This week, Comptroller Glenn Hegar revised Texas’ revenue estimate and now projects a fiscal 2021 ending balance of $1.67 billion more than the estimate five months ago. The updated Biennial Revenue Estimate (BRE) accounts for $113.88 billion available for general-purpose spending. The BRE also projects the ending balance in General Revenue-Related (GR-R) funds to be $725 million. Estimates for the 2022-2023 biennium anticipate $115.65 billion for general-purpose spending, which is an increase of $3.12 billion from the January BRE. Comptroller Hegar attributes the revisions to updates from the Legislative Budget Board of the state obligation for Foundation School Program funding and also to revised estimates of oil and natural gas production tax collections. Comptroller Hegar articulated, “When we finalized our economic forecast for the January BRE, COVID case counts and hospitalizations were on the rise, and the rollout of vaccines had just begun. Those conditions warranted caution about the near-term economic outlook. Since then, case counts and hospitalizations have plummeted, many restrictions have been lifted and economic activity in the state – and across the country – has accelerated.” The update comes amid an economic resurgence in Texas. According to data from the Texas Workforce Commission, Texas added nearly 100,000 new jobs in March alone. Since a peak in Covid-19 related job losses, Texas had added back almost 1 million jobs. With combined efforts from Governor Abbott, lawmakers across the state, and all Texans, we’re on track for a major economic comeback.
Dates of Interest
Through Monday, 43 bills had been approved by both chambers out of almost 7,000 filed. Worry not – each chamber focuses on passing its own bills before considering legislation passed over from the other side of the capitol. Keep in mind the following dates. By 10 p.m. on May 11, the last House daily calendar with House bills and House Joint Resolutions must be distributed. May 13 is the 122nd day of the session and marks the last day for the House to take initial votes on measures that originated in that chamber. May 14 is the deadline for consideration of bills on the Consent calendar and the final day for the House to take second and final votes on House-originating legislation. May 21 is the last day for the House to consider bills on the Local and Consent calendar for second and final votes. May 26 is the final day the Senate can consider any bills.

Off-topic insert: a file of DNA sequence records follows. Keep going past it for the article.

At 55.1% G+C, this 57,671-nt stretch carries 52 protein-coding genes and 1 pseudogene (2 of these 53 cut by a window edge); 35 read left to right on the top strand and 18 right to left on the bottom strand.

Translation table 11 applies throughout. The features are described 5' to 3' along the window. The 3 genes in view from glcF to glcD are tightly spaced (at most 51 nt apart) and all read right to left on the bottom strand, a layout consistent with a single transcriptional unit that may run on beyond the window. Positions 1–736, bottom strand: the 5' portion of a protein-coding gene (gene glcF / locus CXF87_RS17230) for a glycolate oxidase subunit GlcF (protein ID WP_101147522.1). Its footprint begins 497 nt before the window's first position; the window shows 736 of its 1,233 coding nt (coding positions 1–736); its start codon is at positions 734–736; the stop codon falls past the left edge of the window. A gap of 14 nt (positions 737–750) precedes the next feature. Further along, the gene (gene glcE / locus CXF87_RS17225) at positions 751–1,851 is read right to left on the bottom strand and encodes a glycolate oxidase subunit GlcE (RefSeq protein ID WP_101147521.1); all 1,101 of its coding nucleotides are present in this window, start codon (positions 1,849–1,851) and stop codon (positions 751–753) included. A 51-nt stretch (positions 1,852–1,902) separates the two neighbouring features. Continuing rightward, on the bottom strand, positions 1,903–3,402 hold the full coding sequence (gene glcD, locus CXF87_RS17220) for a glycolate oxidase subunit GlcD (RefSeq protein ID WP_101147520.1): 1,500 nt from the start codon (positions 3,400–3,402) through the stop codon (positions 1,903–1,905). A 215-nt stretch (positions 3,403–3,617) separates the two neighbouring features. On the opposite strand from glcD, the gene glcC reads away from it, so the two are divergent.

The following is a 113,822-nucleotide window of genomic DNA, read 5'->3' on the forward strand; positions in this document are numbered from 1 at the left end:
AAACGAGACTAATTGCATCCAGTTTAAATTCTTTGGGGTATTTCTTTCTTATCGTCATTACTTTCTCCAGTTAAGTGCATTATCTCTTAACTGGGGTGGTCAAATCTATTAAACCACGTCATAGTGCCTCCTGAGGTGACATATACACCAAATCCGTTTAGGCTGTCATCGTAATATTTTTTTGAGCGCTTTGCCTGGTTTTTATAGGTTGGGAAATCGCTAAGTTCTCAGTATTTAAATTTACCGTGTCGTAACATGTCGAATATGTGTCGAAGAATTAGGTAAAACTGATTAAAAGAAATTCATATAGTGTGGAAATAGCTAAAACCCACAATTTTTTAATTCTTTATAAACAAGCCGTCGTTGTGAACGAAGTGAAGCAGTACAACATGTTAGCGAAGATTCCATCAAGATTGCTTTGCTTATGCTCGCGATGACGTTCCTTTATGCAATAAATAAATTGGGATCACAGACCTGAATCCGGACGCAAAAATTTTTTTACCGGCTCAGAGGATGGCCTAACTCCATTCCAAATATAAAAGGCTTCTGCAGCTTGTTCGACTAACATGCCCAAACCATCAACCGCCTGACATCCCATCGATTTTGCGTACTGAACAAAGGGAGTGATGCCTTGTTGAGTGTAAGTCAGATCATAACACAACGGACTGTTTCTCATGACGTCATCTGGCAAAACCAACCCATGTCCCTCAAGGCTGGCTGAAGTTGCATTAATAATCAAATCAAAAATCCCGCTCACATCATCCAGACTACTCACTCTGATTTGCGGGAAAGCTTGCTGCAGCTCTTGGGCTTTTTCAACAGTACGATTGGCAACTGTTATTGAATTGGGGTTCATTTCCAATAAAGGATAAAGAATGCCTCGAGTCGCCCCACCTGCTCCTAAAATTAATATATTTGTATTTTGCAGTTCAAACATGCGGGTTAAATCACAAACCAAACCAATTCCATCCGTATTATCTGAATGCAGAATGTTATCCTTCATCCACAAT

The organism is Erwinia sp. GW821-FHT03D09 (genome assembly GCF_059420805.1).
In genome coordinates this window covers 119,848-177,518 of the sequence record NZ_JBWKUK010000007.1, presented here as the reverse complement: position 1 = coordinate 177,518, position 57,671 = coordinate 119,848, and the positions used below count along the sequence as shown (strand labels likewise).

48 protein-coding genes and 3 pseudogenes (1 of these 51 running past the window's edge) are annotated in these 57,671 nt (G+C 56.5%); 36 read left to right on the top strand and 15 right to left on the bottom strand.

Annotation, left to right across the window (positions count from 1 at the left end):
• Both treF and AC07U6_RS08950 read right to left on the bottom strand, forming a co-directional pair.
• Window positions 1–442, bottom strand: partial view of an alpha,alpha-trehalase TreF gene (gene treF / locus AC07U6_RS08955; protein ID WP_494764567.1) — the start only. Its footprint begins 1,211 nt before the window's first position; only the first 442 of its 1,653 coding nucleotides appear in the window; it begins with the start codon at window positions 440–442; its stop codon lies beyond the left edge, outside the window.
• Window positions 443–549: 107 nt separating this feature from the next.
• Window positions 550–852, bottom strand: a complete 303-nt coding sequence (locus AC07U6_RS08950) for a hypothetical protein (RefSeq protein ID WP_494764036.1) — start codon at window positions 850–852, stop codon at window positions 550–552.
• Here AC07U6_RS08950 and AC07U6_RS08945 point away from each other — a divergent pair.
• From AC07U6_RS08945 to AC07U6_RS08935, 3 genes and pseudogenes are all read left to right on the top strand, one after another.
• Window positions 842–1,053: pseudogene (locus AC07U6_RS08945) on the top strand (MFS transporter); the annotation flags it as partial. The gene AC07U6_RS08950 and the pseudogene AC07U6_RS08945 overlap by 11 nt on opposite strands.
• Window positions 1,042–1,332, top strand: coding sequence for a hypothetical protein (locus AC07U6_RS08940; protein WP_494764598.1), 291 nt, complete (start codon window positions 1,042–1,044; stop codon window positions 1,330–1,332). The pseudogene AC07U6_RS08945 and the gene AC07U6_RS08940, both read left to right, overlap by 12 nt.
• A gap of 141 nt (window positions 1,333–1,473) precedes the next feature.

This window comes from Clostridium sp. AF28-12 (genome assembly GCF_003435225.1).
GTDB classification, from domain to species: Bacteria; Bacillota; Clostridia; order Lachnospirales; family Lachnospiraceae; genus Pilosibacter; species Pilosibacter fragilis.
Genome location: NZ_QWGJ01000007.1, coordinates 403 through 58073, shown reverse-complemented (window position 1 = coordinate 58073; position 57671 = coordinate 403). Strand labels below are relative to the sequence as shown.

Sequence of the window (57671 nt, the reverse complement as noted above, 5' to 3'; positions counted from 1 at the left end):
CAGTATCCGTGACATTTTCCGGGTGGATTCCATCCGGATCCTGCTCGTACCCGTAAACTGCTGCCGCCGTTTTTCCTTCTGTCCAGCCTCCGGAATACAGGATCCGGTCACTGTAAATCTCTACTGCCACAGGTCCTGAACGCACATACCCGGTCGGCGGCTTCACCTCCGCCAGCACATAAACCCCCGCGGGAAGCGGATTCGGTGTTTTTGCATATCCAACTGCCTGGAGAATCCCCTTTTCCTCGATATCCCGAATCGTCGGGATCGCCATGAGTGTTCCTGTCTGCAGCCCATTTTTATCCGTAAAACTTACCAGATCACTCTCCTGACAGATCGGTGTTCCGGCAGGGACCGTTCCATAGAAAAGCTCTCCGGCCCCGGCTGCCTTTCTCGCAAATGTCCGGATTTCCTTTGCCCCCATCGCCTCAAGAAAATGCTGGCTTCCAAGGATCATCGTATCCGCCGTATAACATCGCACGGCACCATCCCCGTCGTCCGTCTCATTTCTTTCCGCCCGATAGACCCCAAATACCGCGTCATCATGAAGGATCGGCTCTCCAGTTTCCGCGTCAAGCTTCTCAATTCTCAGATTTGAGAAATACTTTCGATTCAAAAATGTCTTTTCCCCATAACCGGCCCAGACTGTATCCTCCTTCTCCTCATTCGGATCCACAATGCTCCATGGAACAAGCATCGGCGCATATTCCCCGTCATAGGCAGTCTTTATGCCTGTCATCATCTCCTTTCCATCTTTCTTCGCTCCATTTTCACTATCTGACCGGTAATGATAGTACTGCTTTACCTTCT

Helpful Resources and Countdown
There are just 24 days left in the session. At this point, a bill could be voted out of committee as late as today, Friday, May 7, and still be reported to the Calendars Committee in time to be scheduled for a vote on the general calendar. This website provides another overview of important dates and deadlines this session.
For House and Senate calendars (these can change daily), refer to the link here.
For a complete schedule on upcoming House committee hearings, click here.
For a complete schedule on upcoming Senate committee hearings, click here.
For more information on bills filed and legislative details visit TLO.
Until next week,
Lara Laneri Keel
President, LLK, LLC.